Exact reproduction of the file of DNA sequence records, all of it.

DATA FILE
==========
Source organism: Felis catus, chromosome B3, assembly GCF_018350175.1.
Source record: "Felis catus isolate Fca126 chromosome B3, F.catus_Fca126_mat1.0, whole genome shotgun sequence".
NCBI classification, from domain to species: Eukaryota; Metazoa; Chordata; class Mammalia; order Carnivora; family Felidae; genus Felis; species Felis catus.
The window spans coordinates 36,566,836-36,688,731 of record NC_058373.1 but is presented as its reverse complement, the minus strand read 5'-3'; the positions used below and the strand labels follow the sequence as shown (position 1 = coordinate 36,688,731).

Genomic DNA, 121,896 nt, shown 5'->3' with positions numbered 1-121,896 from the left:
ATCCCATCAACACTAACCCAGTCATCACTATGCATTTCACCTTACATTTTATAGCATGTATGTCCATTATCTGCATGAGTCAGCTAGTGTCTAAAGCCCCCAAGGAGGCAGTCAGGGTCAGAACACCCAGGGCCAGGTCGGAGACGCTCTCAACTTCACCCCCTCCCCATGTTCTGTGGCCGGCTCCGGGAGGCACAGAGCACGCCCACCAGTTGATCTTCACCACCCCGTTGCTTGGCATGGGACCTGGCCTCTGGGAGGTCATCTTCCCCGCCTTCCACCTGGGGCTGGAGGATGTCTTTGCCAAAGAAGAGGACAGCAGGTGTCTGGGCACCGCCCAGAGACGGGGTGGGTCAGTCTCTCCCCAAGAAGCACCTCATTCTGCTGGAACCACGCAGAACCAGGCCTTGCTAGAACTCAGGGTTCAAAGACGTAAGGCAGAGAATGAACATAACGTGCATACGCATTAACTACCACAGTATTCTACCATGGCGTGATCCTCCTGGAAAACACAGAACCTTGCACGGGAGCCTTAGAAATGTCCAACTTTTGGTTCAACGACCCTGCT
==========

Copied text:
Source organism: Felis catus, chromosome B3, assembly GCF_018350175.1.
Source record: "Felis catus isolate Fca126 chromosome B3, F.catus_Fca126_mat1.0, whole genome shotgun sequence".
NCBI classification, from domain to species: Eukaryota; Metazoa; Chordata; class Mammalia; order Carnivora; family Felidae; genus Felis; species Felis catus.
The window spans coordinates 36,566,836-36,688,731 of record NC_058373.1 but is presented as its reverse complement, the minus strand read 5'-3'; the positions used below and the strand labels follow the sequence as shown (position 1 = coordinate 36,688,731).

Genomic DNA, 121,896 nt, shown 5'->3' with positions numbered 1-121,896 from the left:
ATCCCATCAACACTAACCCAGTCATCACTATGCATTTCACCTTACATTTTATAGCATGTATGTCCATTATCTGCATGAGTCAGCTAGTGTCTAAAGCCCCCAAGGAGGCAGTCAGGGTCAGAACACCCAGGGCCAGGTCGGAGACGCTCTCAACTTCACCCCCTCCCCATGTTCTGTGGCCGGCTCCGGGAGGCACAGAGCACGCCCACCAGTTGATCTTCACCACCCCGTTGCTTGGCATGGGACCTGGCCTCTGGGAGGTCATCTTCCCCGCCTTCCACCTGGGGCTGGAGGATGTCTTTGCCAAAGAAGAGGACAGCAGGTGTCTGGGCACCGCCCAGAGACGGGGTGGGTCAGTCTCTCCCCAAGAAGCACCTCATTCTGCTGGAACCACGCAGAACCAGGCCTTGCTAGAACTCAGGGTTCAAAGACGTAAGGCAGAGAATGAACATAACGTGCATACGCATTAACTACCACAGTATTCTACCATGGCGTGATCCTCCTGGAAAACACAGAACCTTGCACGGGAGCCTTAGAAATGTCCAACTTTTGGTTCAACGACCCTGCT